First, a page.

Lie detectors and satellite tracking devices should be used to supervise sex offenders living in the community, according to a report today from children’s charity Barnardo’s.
The measures would prove more effective than routine disclosure to the public of sex offenders’ details demanded by ‘Sarah’s Law’ campaigners, it said.
Barnardo’s chief executive, Martin Narey, said such a law could put children in more danger by driving offenders underground.
There were some occasions when families should be advised of potential danger from a sex offender but this could be done under existing powers held by multi-agency public protection panels.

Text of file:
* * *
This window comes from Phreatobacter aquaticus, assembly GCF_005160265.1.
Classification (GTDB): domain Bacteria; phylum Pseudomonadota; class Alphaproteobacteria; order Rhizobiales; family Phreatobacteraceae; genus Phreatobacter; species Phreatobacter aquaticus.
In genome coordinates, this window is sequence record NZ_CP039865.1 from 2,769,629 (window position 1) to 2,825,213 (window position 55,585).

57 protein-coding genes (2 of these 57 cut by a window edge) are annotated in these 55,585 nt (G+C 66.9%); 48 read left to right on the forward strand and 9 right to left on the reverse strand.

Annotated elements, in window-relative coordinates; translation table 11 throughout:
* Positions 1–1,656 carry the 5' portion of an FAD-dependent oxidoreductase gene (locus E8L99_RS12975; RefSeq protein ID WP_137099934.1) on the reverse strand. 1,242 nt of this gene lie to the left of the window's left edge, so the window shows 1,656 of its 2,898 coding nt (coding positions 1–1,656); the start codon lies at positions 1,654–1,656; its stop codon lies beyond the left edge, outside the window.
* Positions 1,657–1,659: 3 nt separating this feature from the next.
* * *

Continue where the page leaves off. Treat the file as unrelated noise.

The charity recommended the use of global positioning systems and polygraphs to enhance probation workers’ existing surveillance systems.
Probation staff in the north east had already piloted polygraphs and found them to “significantly improvise the rigour of supervision,” he said.